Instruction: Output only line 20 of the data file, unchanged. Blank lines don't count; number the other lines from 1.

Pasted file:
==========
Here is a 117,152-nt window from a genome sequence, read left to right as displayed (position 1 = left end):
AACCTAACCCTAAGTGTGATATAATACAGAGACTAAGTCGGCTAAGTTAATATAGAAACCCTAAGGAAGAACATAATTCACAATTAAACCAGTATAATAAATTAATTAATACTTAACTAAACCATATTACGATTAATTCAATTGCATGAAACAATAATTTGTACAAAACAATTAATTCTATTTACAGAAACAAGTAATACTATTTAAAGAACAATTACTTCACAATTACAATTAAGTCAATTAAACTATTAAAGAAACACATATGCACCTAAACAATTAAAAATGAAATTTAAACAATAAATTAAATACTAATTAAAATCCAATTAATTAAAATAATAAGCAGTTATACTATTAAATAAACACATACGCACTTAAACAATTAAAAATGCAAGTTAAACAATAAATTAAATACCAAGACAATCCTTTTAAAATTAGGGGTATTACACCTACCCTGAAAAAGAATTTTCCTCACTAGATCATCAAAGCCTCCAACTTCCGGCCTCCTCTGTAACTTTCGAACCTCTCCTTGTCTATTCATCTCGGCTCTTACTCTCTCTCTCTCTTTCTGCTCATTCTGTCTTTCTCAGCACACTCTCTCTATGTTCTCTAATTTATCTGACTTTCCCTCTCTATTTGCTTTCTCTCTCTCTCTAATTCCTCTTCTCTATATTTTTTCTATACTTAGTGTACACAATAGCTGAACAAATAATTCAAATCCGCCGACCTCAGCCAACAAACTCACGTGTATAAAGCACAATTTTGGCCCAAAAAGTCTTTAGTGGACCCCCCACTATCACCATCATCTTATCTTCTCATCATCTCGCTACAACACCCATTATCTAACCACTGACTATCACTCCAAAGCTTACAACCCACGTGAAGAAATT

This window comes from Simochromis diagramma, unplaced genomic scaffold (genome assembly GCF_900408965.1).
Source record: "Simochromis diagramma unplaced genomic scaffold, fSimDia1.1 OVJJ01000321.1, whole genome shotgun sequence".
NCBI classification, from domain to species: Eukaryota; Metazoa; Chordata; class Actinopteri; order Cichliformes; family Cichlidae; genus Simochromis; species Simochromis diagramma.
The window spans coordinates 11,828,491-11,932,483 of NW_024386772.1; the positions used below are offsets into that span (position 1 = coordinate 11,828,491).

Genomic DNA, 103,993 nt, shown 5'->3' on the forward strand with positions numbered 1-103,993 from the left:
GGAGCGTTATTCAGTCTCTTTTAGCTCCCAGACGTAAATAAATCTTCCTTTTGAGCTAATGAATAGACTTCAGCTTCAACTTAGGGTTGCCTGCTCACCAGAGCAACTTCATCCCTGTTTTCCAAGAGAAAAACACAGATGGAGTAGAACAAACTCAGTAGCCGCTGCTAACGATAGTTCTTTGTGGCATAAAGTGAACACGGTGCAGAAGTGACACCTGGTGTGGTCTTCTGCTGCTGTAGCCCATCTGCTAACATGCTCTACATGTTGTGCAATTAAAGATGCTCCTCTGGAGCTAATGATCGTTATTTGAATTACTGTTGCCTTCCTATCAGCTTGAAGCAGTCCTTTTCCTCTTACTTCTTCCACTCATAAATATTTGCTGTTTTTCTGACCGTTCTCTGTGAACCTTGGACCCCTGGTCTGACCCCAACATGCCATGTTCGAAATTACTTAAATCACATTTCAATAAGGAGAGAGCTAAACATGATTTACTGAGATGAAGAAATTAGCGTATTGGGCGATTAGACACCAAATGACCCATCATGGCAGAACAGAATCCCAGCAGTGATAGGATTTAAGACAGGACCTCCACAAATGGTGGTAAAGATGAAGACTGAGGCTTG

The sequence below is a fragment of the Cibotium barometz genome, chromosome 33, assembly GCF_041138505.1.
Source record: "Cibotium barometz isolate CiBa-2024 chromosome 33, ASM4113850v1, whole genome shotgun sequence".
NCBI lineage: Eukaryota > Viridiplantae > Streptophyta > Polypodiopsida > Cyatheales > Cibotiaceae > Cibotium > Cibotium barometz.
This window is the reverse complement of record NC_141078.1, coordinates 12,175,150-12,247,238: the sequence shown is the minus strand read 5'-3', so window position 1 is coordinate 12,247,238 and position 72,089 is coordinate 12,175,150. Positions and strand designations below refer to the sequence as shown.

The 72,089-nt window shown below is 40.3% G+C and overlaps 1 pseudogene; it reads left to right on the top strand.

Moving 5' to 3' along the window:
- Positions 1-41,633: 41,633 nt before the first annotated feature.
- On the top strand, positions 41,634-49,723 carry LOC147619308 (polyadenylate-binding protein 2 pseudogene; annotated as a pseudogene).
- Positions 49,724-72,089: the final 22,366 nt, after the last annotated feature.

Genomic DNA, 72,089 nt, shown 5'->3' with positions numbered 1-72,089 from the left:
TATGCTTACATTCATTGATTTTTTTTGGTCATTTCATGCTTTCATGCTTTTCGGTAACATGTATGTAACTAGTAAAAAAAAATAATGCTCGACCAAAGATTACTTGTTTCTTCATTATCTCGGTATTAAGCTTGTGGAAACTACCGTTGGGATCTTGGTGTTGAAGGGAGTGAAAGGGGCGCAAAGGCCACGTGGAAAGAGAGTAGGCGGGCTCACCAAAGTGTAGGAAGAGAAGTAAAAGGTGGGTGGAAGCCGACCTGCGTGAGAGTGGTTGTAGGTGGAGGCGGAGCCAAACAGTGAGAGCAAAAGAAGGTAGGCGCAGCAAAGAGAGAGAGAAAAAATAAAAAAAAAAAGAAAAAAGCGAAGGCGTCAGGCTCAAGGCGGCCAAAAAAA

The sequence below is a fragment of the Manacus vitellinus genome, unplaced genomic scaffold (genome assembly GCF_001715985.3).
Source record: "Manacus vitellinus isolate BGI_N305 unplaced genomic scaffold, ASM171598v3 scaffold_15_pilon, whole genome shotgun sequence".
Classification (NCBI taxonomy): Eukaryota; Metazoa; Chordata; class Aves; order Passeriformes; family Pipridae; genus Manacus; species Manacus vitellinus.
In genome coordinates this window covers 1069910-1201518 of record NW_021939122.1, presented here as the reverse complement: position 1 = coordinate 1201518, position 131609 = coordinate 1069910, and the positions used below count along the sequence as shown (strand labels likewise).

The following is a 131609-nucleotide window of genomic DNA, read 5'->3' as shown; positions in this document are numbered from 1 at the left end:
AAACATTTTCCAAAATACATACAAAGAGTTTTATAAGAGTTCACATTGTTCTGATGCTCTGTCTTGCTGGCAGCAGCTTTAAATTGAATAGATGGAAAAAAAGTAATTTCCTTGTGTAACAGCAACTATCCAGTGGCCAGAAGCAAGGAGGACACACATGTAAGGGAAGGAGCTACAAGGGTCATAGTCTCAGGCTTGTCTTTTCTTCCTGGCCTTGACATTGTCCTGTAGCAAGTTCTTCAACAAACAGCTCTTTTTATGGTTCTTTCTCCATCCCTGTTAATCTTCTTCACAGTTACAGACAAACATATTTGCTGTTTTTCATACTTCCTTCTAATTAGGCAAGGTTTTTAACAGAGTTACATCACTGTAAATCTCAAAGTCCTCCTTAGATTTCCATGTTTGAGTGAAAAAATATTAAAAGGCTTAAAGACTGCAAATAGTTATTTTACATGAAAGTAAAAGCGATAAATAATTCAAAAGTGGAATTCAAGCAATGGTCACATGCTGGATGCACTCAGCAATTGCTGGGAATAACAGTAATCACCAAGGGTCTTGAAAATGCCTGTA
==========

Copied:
The sequence below is a fragment of the Manacus vitellinus genome, unplaced genomic scaffold (genome assembly GCF_001715985.3).